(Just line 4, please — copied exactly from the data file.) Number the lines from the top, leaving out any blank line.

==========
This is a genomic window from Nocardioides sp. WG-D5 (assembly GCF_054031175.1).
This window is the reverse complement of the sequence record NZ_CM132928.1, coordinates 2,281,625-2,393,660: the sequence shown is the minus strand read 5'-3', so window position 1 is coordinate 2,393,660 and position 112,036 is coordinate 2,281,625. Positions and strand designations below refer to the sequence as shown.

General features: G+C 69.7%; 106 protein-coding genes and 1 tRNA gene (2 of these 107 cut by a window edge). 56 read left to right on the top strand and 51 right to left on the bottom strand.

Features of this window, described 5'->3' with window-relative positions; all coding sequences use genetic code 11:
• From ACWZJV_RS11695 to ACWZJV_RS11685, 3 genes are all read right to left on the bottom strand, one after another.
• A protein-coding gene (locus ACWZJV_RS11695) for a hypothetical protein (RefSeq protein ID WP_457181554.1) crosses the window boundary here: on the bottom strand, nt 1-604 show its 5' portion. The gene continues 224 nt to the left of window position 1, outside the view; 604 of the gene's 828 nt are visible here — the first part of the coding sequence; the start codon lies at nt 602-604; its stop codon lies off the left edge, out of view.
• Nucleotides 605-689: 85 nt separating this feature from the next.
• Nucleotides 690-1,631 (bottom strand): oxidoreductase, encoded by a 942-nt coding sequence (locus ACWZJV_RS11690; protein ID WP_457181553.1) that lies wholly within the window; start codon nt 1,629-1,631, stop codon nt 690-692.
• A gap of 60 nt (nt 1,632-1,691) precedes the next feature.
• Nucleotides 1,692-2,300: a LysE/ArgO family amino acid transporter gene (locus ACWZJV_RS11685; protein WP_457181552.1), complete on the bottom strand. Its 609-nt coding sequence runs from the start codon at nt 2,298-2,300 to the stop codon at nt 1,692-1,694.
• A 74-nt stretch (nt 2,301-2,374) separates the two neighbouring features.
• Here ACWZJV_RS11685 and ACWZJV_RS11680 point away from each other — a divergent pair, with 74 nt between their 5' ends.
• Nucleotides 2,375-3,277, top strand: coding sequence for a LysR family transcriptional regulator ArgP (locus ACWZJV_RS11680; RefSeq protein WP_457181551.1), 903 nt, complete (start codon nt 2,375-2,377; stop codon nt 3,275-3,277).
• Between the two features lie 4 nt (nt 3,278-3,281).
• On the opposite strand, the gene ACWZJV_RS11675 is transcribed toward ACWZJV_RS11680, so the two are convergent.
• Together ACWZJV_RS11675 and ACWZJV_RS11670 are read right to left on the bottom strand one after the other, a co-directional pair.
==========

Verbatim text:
Features of this window, described 5'->3' with window-relative positions; all coding sequences use genetic code 11: